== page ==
Democracy

  • Lower voting age to 16.

Defence

  • Support the renewal of Trident.
  • Keep defence spending as 2% of GDP.

Crime

  • 10,000 more police officers for community beats.
  • Conduct major review of counter-terror Prevent programme.

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  • Raising £19.4billion by raising corporation tax 26 per cent - a rise of more than a third.

 

This will help destroy UK companies, multi-nationals can harbour their profits wherever they want and avoid it with little or no pushback from either government or HMRC.

If we want more tax take we need more UK companies, domiciled here, profits made here, profits booked here, simples that if there is no will to force proper alignment of tax affairs of the multi-nationals..

 

 

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18 minutes ago, onlyme said:
  • Raising £19.4billion by raising corporation tax 26 per cent - a rise of more than a third.


 

This will help destroy UK companies, multi-nationals can harbour their profits wherever they want and avoid it with little or no pushback from either government or HMRC.

If we want more tax take we need more UK companies, domiciled here, profits made here, profits booked here, simples that if there is no will to force proper alignment of tax affairs of the multi-nationals..


 


 

Yes. Just think.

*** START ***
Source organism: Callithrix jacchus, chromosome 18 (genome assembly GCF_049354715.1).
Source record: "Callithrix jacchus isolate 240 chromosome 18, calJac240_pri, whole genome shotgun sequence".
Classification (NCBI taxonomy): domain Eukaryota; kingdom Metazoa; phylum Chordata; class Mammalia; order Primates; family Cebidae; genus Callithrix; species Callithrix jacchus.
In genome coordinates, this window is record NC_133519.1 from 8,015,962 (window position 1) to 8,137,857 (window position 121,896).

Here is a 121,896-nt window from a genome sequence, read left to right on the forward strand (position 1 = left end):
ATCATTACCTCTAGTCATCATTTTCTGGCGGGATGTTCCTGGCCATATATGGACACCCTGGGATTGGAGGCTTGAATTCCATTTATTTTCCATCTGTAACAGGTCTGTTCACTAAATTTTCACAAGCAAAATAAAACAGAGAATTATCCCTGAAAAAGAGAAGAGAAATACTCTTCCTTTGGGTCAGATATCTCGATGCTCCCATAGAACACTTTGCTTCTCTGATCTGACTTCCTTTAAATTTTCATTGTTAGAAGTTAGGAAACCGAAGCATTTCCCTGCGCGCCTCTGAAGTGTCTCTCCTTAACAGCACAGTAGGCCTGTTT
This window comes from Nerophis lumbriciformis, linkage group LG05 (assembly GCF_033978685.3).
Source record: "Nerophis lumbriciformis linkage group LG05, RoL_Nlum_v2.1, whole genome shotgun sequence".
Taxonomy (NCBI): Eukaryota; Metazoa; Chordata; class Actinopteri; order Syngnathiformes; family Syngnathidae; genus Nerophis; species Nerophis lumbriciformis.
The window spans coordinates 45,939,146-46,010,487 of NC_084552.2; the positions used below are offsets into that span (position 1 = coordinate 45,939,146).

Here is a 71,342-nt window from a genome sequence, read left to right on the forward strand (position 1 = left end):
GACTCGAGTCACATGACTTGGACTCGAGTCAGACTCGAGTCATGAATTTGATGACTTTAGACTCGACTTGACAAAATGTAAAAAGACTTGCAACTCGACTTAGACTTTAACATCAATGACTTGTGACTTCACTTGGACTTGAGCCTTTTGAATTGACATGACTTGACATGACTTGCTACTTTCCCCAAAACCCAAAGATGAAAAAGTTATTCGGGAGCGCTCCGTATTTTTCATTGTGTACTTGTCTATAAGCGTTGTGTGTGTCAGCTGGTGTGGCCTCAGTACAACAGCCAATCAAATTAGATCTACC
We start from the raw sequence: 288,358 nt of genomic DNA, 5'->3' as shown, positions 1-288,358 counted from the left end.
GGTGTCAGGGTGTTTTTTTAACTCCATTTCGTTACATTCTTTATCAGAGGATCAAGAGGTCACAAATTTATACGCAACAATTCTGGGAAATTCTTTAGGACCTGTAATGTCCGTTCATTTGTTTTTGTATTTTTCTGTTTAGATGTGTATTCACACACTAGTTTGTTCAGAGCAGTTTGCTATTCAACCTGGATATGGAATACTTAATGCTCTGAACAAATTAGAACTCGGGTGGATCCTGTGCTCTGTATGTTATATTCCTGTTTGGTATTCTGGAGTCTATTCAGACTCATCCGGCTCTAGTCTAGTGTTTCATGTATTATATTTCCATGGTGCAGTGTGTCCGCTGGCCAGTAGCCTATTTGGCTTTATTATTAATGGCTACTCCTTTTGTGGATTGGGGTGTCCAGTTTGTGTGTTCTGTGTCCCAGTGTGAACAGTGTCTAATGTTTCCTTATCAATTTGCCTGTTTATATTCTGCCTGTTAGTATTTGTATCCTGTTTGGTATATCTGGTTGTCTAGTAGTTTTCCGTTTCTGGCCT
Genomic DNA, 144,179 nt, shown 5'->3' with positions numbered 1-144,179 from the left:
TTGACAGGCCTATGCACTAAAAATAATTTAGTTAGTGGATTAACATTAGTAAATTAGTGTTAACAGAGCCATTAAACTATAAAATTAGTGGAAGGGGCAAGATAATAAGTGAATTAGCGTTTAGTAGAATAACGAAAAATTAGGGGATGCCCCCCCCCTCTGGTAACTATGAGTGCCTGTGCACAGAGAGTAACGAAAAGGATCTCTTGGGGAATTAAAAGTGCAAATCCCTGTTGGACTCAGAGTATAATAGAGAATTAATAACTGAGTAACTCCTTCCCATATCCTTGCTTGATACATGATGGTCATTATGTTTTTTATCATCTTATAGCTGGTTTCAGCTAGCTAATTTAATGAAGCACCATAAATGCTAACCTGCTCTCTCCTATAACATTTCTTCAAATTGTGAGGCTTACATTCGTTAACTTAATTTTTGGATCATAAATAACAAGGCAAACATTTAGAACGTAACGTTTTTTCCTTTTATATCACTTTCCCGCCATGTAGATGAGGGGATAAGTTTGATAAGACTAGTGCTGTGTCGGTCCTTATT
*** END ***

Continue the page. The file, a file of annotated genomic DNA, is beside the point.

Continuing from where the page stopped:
Take an average bod running a company, making maybe £50k per year after corporation tax - £60k before tax.

The standard route would be to take £10k as salary and £40k as dividends.

Conservatives last year added a 7.5% dividend tax, with a 2k tax free amount. So an additional tax to be paid of £3,000. Most people took this on the chin as there was clearly an advantage to taking dividends.

There £60k profit has now been taxed at £10k corporation tax and £3k dividend tax. So £13k as opposed to £12,700 tax under paye.

Now, with a rise in corporation tax, the tax bill will be £15,6000 + £3,000. Or £18,600 in total.

This means that since 2015, their tax bill has risen from £10,000 to £18,600.

And this is meant to support small businesses? I don't see how.


 

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Spekaing as a blue collary Labour type, theres not much in the way of corp tax that the UK can solve, unilaterally.

There's the like of Costa and Starbucks, but thats down to transfer pricing i.e. international.

And sums involved are really not hat big.